Yesterday, August 15th, 2007, a bottlenose dolphin from Kalamos was found entangled in a piece of trammel net by Tethys researchers Marina Costa and Annalise Petroselli. The net apparently got stuck into the dolphin’s blowhole, possibly as the animal inhaled while being wrapped in a loose portion of net.
The dolphin is now dragging a long portion of net, continuing well beyond its flukes. This affects its swimming pattern and reduces its present chances of survival.
While entanglement in the blowhole may look like a rare event, there is another bottlenose dolphin around Kalamos, ‘Pira’, who is in a similar situation. Fortunatly, in the case of Pira the piece of net coming out of the blowhole is much smaller.
The third bottlenose dolphin from Kalamos having serious entanglement problems likely died in the past months. This animal, nicknamed ‘Zoi’, was first observed two years ago as a calf, with fishing gear tightly wrapped around its head. Last year Zoi’s rostrum and head were devastated as the dolphin grew bigger. This year Zoi was not resighted and Zoi’s mother, ‘Lara’, was seen swimming alone.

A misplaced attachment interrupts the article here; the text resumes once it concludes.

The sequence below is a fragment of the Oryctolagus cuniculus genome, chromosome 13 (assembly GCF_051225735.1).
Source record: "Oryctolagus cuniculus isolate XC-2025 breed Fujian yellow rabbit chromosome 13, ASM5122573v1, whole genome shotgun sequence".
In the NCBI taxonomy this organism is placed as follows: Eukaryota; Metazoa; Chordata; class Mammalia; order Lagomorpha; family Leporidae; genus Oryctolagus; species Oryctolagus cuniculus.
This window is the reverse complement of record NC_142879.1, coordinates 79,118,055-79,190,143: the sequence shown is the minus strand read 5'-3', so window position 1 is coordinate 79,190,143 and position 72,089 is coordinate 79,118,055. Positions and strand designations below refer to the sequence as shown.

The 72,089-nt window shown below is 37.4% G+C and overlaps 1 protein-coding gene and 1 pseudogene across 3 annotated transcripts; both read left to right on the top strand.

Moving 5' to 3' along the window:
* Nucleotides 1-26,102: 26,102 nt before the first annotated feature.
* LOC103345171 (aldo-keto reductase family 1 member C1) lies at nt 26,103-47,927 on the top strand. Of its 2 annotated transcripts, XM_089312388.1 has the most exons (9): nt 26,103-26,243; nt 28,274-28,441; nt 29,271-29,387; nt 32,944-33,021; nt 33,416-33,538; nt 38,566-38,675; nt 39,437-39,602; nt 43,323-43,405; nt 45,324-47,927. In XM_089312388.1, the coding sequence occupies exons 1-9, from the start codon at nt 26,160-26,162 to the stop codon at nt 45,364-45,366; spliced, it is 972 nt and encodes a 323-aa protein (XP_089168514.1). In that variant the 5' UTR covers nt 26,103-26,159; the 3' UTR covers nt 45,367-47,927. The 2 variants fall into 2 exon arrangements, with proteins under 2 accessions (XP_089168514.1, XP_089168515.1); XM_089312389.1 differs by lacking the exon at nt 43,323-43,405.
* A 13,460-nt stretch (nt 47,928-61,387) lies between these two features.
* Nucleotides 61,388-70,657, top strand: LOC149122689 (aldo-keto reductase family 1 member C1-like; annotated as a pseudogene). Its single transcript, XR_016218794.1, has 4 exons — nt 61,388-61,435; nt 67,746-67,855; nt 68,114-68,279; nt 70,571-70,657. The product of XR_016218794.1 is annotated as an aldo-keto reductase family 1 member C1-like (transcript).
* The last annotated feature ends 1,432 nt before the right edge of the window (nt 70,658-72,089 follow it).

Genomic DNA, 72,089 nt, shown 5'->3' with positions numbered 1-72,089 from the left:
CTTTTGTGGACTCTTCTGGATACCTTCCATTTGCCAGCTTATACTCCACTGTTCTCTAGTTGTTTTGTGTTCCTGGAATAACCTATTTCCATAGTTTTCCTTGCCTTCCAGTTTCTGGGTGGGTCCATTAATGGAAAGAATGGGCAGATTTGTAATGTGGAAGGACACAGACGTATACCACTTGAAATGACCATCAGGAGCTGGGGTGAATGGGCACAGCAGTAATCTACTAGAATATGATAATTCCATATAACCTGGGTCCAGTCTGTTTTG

There are only about 20 bottlenose dolphin living in a 1000 km2 area around the island of Kalamos, Greece. Entanglement in fishing gear may represent a significant source of mortality that threatens the survival of this small community.
Around Kalamos, overfishing and bycatch in fishing gear are thought to be primary reasons behind the decline of the only other cetacean species found there, short-beaked common dolphins, that dropped from about 120 to less than 20 animals between 1995-2006.